Pituitary Glossary starting with B
Bacteria are single-celled microorganisms which can exist either as independent organisms or as parasites (dependent upon another organism for existance).
Examples of bacteria are Acidophilus, Chlamydia, Clostridium welchii or gangrene, E. coli, and Streptococcus or strep throat.
Not malignant, not cancerous.
In reference to a tumor; an abnormal mass of tissue that results when cells divide more than they should or do not die when they should. Tumors may be benign (not cancerous), or malignant (cancerous).
Bioelectric impedance. A non-invasive technique for measuring body composition.
Bioelectric impedance analysis is a method for determining the lean body mass. One type of BIA involves standing on a special scale with footpads while a small amount of electrical current is sent through the body to calculate the percentage of body fat. Another type of BIA involves electrodes placed on a wrist, an ankle, the back of the right hand and the top of the foot. The change in voltage between electrodes is then measured and body fat percentage is calculated.
A substance used in adjuvant therapy that takes advantage of the body’s own natural defense mechanisms to inhibit the growth of a tumor.
An agent or approach intended to modify the relationship between tumor and host by modifying a host’s biological response to tumor cells, with resultant therapeutic benefit. This includes agents or approaches which utilize or modify immunological mechanisms; naturally occurring or recombinantly produced regulatory molecules (e.g., cytokines, growth or differentiation factors); and monoclonal antibodies and their derivatives.
Examination of a small amount of tissue taken from the patient’s body to make a diagnosis.
The removal of cells or tissues for examination by a pathologist. The pathologist may study the tissue under a microscope or perform other tests on the cells or tissue. There are many different types of biopsy procedures. The most common types include: (1) incisional biopsy, in which only a sample of tissue is removed; (2) excisional biopsy, in which an entire lump or suspicious area is removed; and (3) needle biopsy, in which a sample of tissue or fluid is removed with a needle. When a wide needle is used, the procedure is called a core biopsy. When a thin needle is used, the procedure is called a fine-needle aspiration biopsy.
The calculated number of white or red blood cells in a cubic millimeter of blood.
A test to check the number of red blood cells, white blood cells, and platelets in a sample of blood. Also called complete blood count and CBC.
White blood cell (WBC) refers to a blood cell that does not contain hemoglobin. White blood cells include lymphocytes, neutrophils, eosinophils, macrophages, and mast cells. These cells are made by bone marrow and help the body fight infections and other diseases.
Red blood cell (RBC) is a cell that contain hemoglobin, carring oxygen to all parts of the body. Also called erythrocyte.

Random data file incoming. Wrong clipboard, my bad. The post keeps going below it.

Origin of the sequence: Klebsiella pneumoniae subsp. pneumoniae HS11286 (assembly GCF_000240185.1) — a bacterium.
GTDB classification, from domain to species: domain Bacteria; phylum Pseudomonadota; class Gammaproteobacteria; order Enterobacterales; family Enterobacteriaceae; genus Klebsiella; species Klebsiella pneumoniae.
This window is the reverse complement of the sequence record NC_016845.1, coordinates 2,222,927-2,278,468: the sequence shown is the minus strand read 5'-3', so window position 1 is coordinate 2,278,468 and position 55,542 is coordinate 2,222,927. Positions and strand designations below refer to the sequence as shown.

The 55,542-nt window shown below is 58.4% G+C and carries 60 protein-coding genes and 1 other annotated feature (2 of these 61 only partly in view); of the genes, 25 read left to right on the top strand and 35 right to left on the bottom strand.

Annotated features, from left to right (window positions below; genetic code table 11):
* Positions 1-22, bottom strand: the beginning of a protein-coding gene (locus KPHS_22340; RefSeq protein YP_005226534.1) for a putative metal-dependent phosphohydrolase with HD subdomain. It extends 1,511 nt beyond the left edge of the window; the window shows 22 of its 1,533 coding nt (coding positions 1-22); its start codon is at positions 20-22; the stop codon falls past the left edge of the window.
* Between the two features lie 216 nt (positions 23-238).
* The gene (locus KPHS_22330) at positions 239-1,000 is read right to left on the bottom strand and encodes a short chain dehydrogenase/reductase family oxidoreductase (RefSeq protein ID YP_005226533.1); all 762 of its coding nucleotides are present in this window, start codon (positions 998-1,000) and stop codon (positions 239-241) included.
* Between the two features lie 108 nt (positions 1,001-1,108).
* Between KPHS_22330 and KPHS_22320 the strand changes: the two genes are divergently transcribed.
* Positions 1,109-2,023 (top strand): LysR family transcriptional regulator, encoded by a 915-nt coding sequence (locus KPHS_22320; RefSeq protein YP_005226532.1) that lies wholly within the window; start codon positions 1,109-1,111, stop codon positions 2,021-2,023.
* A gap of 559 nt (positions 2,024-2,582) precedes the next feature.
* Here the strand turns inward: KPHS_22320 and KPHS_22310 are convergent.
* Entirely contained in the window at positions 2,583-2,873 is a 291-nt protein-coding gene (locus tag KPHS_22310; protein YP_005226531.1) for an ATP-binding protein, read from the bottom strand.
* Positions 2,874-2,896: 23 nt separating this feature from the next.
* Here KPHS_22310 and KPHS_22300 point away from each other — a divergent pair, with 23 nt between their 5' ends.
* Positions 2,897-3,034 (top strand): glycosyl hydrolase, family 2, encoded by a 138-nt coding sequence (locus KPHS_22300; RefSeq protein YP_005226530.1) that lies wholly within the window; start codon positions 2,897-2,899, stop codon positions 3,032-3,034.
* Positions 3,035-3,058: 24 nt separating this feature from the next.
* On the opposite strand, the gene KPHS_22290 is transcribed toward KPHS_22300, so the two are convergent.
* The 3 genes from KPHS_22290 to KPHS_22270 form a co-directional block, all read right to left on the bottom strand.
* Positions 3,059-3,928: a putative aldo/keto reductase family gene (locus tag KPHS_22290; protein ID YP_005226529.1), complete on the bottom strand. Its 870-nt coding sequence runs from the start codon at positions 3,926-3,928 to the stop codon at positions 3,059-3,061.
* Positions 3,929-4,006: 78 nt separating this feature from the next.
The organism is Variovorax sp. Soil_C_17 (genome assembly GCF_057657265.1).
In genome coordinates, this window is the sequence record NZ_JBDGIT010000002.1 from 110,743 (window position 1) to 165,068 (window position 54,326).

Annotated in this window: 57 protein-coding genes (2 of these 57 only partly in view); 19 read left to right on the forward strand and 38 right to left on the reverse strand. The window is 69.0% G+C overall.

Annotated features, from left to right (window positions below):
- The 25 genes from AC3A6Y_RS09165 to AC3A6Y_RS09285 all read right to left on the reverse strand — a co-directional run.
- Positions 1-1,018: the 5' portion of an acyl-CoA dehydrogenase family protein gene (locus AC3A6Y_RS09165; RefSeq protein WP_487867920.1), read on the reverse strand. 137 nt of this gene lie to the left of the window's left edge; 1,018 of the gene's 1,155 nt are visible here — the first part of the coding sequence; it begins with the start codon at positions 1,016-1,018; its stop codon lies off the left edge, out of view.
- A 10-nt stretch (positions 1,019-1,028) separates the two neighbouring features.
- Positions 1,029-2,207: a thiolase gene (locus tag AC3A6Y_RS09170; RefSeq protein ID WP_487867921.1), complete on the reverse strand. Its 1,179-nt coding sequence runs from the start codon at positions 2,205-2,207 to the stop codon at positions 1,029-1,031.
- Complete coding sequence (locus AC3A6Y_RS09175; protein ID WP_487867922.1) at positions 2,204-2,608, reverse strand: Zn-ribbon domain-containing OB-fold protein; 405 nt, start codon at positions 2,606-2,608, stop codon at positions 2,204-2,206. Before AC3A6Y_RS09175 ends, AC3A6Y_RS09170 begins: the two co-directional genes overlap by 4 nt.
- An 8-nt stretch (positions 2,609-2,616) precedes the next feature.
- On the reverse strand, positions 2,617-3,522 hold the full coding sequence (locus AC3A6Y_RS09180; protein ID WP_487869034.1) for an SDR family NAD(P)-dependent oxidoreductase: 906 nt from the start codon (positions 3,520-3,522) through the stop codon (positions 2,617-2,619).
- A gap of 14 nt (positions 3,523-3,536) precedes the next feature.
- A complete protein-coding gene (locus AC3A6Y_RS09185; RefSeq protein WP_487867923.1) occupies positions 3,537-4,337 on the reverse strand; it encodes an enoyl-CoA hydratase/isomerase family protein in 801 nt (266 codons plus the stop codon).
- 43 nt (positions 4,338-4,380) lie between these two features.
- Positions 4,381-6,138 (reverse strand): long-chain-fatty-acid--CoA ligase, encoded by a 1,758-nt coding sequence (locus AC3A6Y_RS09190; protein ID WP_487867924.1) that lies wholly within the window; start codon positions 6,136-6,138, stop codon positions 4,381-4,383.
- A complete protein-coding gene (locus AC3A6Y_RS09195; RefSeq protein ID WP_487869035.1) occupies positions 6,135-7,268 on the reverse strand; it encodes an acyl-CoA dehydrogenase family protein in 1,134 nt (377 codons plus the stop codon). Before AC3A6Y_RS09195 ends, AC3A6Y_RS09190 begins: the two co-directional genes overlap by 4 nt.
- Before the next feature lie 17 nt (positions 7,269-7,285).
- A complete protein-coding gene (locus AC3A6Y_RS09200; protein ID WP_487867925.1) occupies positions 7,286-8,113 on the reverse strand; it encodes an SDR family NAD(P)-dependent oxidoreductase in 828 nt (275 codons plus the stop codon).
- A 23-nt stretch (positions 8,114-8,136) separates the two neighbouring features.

Bone mineral density.
A measure of the amount of minerals (mostly calcium and phosphorous) contained in a certain volume of bone. Bone mineral density measurements are used to diagnose osteoporosis (a condition marked by decreased bone mass), to see how well osteoporosis treatments are working, and to predict how likely the bones are to break. Low bone mineral density can occur in patients treated for cancer. A bone mineral density scan is an imaging test that measures bone density (the amount of bone mineral contained in a certain volume of bone) by passing x-rays with two different energy levels through the bone through an area of the body such as the hip, hand, or foot for signs of mineral loss and bone thinning. It is used to diagnose osteoporosis (decrease in bone mass and density). Also called DEXA scan, BMD scan, dual energy x-ray absorptiometric scan, dual x-ray absorptiometry, DXA, and DEXA.
Body mass index. A measure of obesity calculated from weight and height.
Body mass index (BMI) is used to assess weight and determine whether a patient is at a healthy weight. Being overweight puts strain on the heart and can lead to serious health problems such as type 2 diabetes, heart disease, high blood pressure, sleep apnea, varicose veins, and other chronic conditions.
Basal metabolic rate.
The basal metabolic rate (BMR) is the number of calories the body uses when it is at rest. The basal metabolic rate is based on basic bodily functions such as breathing, digesting, and energy used for the heart and brain function. Age, sex, body weight, amount of muscle tissue and level of physical activity affect the basal metabolic rate.
The amount of bone tissue in a certain volume of bone.The amount of bone tissue in a certain volume of bone.
A measure of the amount of minerals (mostly calcium and phosphorous) contained in a certain volume of bone. Bone density measurements are used to diagnose osteoporosis (a condition marked by decreased bone mass), to see how well osteoporosis treatments are working, and to predict how likely the bones are to break. Low bone density can occur in patients treated for cancer. Also called BMD, bone mass, and bone mineral density.
Used to assess the strength and “age” of a bone by measuring its density.
Most commonly determined by DEXA scan of the spine and hip. See BMD or bone mineral density.
An example of a dopamine agonist.
Used to treat prolactinomas as dopamine and dopamine-like drugs suppress prolactin production and secretion and can lead to tumor shrinkage.